This blog was originally published on miningwatch.ca on May 14, 2020.
In a victory for the Tŝilhqot’in Nation, but also for the integrity of environmental assessment processes, the Supreme Court of Canada today dismissed Taseko Mines Ltd.’s application for leave to appeal last year’s Federal Court of Appeal (FCA) ruling about the federal assessment of Taseko’s proposed New Prosperity copper-gold mine in Tŝilhqot’in territory in central British Columbia.
A federal assessment panel found in 2013 that the mine project would have several significant environmental effects, including “effects on water quality in Fish Lake, on fish and fish habitat in Fish Lake, on current use of lands and resources for traditional purposes by certain Aboriginal groups, and on their cultural heritage”.
The FCA found that the federal review panel was well within its authority to make these findings, and that Taseko had not shown any inadequacies in the way the panel had evaluated the information it received. The Supreme Court’s decision today means that the FCA’s ruling stands.
MiningWatch Canada, ably represented by Ecojustice, has intervened in this case from the beginning. As we noted when the appeal went to court in January, 2019, following the Federal Court’s 2017 dismissal of Taseko’s lawsuit,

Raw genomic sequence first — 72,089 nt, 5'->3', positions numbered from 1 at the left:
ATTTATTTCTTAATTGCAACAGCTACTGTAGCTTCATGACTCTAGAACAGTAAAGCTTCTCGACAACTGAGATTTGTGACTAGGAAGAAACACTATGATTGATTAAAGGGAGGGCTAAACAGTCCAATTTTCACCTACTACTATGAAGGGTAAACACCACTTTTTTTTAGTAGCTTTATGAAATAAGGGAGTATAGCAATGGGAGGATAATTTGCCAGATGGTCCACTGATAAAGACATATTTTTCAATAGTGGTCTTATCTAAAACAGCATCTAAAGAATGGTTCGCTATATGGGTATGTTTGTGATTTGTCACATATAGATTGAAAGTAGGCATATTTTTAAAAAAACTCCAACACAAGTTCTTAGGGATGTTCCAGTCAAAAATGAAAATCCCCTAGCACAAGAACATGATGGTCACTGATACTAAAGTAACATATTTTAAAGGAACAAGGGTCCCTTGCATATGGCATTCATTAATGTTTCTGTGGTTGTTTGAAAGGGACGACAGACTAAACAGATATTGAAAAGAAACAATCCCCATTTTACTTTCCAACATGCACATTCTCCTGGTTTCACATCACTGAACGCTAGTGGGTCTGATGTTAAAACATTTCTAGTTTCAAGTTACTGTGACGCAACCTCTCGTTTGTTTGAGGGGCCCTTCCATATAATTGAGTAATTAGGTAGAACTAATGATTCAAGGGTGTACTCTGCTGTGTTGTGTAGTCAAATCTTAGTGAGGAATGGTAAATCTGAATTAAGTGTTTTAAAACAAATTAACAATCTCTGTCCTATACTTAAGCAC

MiningWatch Canada, represented by Ecojustice lawyer Sean Nixon, intervened in the court case in order to reinforce the integrity of several key aspects of the environmental assessment process, which echoed earlier findings that the project in its original form posed an unacceptable risk to the environment and specifically to Teztan Biny (“Fish Lake”), a site of great importance to the Tŝilhqot’in Nation. When the case originally went to court…we described how Taseko took a backwards approach to the environmental assessment by claiming that it would address any serious environmental problems after the assessment process. We submitted to the Court, and the Court agreed, that one of the core purposes of environmental assessment is precisely to look at a range of scenarios and investigate potential problems – and their solutions – before a project can be approved.
While this case was brought under the old Canadian Environmental Assessment Act, 2012, the principle upheld by both the Federal Court and Federal Court of Appeal will help guide new federal and provincial environmental assessment processes: namely, that industrial projects should not be allowed to proceed without being assessed as to whether, and how, the serious environmental risks they pose can be managed and mitigated.